Posted by: rcottrill | September 8, 2010

Today in 1809 – Lydia Baxter Born

Lydia Odell Baxter and her sister came to Christ with the help of Baptist missionary Eben Tucker. Following their conversion, the two helped found a local church. After Lydia married, she moved to New York City. She was an invalid, and bedridden, most of her adult life, but that didn’t stop her active mind from studying the Word of God and writing. In 1855, she published Gems by the Wayside–a book of devotional poems, and she authored a number of hymns.

In addition, Baxter often hosted meetings of Christian leaders at her home, and was a great blessing to those who gathered there. The one hymn of Lydia Baxter’s that remains in common use is Precious Name (otherwise known as Take the Name of Jesus with You). Written just four years before her death, this hymn identifies the source of her abounding joy. Note particularly the phrase in the refrain that describes Christ as the “hope of earth and joy of heaven.” (Think about it! In the words of a pastoral theology professor I had once, “That’ll preach!”)

Take the name of Jesus with you,
Child of sorrow and of woe,
It will joy and comfort give you;
Take it then, where’er you go.

Precious name, O how sweet!
Hope of earth and joy of heav’n.
Precious name, O how sweet!
Hope of earth and joy of heav’n.

At the name of Jesus bowing,
Falling prostrate at His feet,
King of kings in heav’n we’ll crown Him,
When our journey is complete.

(2) Today in 1849 – Lucy Meyer Born
Lucy Jane Rider Meyer was a lifelong educator. She was a high school teacher in Vermont, and taught at a school for freed slaves in North Carolina. Later she served as principal of a Methodist academy, and taught chemistry in a college in Illinois. After marrying Josiah Meyer, a Methodist Episcopal pastor, the two of them opened the Chicago Training School for City and Home Missions. She also founded a periodical, later named the Deaconess Advocate, and formed the Methodist Deaconess Association.

Mrs. Meyer wrote a number of hymns, and two of them are worthy of mention here: He Was Not Willing, and Ho, Everyone That Is Thirsty. Each of the four stanzas of the first song is a stinging rebuke of our complacency and inaction in Christ’s service. If your hymn book does not include it, it is worth tracking down and putting to use. (See the Cyber Hymnal.)

“He was not willing that any should perish”;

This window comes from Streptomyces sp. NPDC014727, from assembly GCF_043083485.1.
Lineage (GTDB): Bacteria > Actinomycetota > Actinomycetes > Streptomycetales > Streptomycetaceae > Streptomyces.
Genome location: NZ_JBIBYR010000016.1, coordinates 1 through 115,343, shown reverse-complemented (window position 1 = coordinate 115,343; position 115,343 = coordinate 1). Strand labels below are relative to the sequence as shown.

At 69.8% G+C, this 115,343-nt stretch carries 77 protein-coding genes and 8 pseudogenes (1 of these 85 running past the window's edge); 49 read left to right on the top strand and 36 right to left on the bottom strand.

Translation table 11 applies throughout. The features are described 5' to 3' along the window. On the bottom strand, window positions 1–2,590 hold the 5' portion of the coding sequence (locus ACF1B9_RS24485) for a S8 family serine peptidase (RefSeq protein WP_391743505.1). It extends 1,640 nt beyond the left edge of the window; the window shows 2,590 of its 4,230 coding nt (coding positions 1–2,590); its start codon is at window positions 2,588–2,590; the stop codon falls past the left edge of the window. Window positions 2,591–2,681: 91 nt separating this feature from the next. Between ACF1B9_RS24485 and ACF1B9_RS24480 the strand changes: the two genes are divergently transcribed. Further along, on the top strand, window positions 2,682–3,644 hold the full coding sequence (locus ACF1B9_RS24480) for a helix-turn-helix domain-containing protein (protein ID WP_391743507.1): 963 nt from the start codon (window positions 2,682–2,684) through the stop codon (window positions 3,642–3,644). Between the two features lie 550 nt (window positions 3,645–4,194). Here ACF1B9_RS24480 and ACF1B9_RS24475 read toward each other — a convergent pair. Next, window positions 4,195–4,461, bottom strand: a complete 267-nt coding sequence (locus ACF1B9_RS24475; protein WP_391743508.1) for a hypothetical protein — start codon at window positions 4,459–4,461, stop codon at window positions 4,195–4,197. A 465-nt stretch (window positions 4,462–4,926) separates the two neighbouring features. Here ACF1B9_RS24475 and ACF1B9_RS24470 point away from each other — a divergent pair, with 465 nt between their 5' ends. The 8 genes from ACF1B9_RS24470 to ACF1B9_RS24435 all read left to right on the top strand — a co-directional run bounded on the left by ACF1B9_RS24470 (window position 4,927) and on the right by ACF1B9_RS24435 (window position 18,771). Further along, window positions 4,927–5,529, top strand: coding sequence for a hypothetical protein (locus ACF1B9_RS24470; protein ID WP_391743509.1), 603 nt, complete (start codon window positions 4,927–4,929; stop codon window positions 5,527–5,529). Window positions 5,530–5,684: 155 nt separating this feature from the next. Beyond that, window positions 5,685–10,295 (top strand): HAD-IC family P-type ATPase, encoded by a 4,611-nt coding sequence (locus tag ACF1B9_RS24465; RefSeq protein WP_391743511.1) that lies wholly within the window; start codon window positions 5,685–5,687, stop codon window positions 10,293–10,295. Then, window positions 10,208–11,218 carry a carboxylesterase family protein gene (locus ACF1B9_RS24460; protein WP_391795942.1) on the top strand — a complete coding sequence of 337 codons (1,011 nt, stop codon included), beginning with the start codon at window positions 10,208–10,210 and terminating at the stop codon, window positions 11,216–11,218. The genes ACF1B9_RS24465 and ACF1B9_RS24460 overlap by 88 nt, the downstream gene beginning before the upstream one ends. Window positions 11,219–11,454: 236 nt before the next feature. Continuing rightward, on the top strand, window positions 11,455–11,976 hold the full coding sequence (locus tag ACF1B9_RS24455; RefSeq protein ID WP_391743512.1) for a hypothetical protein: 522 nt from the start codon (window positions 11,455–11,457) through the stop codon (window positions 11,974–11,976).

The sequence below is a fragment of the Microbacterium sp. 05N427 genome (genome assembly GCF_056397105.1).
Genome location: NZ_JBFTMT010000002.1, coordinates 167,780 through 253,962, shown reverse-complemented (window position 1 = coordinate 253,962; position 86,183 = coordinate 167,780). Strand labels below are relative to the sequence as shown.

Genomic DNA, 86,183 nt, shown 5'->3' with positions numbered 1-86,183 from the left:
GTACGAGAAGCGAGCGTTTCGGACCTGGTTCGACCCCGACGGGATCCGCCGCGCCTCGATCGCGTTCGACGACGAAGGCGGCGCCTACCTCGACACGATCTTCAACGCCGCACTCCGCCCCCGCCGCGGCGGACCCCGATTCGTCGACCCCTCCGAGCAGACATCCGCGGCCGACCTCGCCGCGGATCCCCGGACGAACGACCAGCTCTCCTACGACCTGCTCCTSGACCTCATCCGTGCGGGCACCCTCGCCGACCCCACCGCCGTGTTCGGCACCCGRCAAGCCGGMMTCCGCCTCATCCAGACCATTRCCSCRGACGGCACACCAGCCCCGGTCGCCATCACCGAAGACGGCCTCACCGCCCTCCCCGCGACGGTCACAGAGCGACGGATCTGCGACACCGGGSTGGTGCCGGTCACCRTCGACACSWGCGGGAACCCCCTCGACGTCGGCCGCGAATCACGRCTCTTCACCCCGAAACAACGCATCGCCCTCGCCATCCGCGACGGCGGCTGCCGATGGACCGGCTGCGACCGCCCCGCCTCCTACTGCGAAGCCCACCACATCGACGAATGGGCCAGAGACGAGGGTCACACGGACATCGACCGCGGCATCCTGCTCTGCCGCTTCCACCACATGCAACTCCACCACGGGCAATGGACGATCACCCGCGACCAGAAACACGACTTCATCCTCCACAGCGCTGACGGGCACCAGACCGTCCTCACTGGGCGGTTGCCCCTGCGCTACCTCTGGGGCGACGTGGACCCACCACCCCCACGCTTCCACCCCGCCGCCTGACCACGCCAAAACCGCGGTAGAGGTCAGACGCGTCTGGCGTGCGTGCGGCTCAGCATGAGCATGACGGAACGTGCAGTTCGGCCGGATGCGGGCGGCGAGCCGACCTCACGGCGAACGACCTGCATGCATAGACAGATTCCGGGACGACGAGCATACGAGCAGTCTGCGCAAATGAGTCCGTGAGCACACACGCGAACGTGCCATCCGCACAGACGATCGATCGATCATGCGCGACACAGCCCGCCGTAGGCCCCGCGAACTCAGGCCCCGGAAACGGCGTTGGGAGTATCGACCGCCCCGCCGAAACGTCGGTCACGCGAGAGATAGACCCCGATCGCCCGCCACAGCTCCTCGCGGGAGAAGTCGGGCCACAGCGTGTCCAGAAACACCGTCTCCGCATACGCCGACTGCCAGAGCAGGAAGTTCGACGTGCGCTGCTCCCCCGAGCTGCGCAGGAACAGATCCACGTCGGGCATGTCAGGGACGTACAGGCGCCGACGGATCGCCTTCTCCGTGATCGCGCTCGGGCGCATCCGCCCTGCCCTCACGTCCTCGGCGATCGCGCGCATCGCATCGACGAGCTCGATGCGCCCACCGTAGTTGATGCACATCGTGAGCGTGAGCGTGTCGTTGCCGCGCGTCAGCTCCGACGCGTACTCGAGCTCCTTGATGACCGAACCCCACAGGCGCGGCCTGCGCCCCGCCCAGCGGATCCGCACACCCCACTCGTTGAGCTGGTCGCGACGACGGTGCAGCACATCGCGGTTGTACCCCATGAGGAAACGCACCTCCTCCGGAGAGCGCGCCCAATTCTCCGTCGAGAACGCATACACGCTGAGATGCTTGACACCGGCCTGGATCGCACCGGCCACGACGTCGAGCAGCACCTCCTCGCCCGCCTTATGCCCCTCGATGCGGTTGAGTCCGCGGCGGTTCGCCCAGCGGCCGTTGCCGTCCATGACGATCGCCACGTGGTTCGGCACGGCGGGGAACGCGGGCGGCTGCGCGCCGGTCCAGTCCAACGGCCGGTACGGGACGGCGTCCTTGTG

Jesus enthroned in the glory above,
Saw our poor fallen world, pitied our sorrows,
Poured out His life for us, wonderful love!
Perishing, perishing! Thronging our pathway,
Hearts break with burdens too heavy to bear:
Jesus would save, but there’s no one to tell them,
No one to lift them from sin and despair.

“He was not willing that any should perish”;
Am I His follower, and can I live
Longer at ease with a soul going downward,
Lost for the lack of the help I might give!
Perishing, perishing! Thou wast not willing;
Master, forgive, and inspire us anew;
Banish our worldliness, help us to ever
Live with eternity’s values in view.

In Ho, Every One That Is Thirsty, Lucy Meyer deals with the theme of soul-winning again, basing her thoughts on Isa. 55:1 and 44:3:

Ho! Everyone who thirsts, come to the waters; and you who have no money, come, buy and eat. Yes, come, buy wine and milk without money and without price….For I will pour water on him who is thirsty, and floods on the dry ground; I will pour My Spirit on your descendants, and My blessing on your offspring.

Ho! every one that is thirsty in spirit,
Ho! every one that is weary and sad;
Come to the fountain, there’s fullness in Jesus,
All that you’re longing for: come and be glad!

“I will pour water on him that is thirsty,
I will pour floods upon the dry ground;
Open your hearts for the gifts I am bringing;
While ye are seeking Me, I will be found.”

(3) Today in 1921 – Mosie Lister Born
Thomas Mosie Lister has been involved in gospel music for over half a century. In his early years he traveled with a quartet. But as he became more in demand as a song writer, he stopped traveling to devote his time to creating music for others to sing. He was inducted into the Gospel Music Association Hall of Fame in 1976, and the Southern Gospel Music Association Hall of Fame in 1997.Graphic Storm

In 1958 Lister was asked to write a song for legendary gospel singer Mahalia Jackson, and he did so (though there is no evidence she ever sang it). He thought about the struggles of her people with the storms of segregation and rampant racism, and of their need to look to the Lord in faith. With these thoughts in mind he created the inspiring ‘Til the Storm Passes By. It is a song that can encourage any of us, as believers, no matter what kind of storms we are facing in our lives.

In the dark of the midnight
Have I oft hid my face,
While the storm howls above me,
And there’s no hiding place.
‘Mid the crash of the thunder,
Precious Lord, hear my cry,
Keep me safe ‘til the storm passes by.

Here is Southern Gospel singer, the late Vestal Goodman (1929-2003). With her powerful voice, she originally hoped to train for an operatic career, but the Lord turned her in the direction of a sacred music ministry instead. As a soloist, she became known as the Queen of Gospel Music, but Vestal also sang as a member of the Happy Goodmans. Here she is, with a stirring rendition of the above song.


Responses

  1. […] Wordwise Hymns The Cyber […]

  2. […] Wordwise Hymns The Cyber Hymnal (Mosie […]


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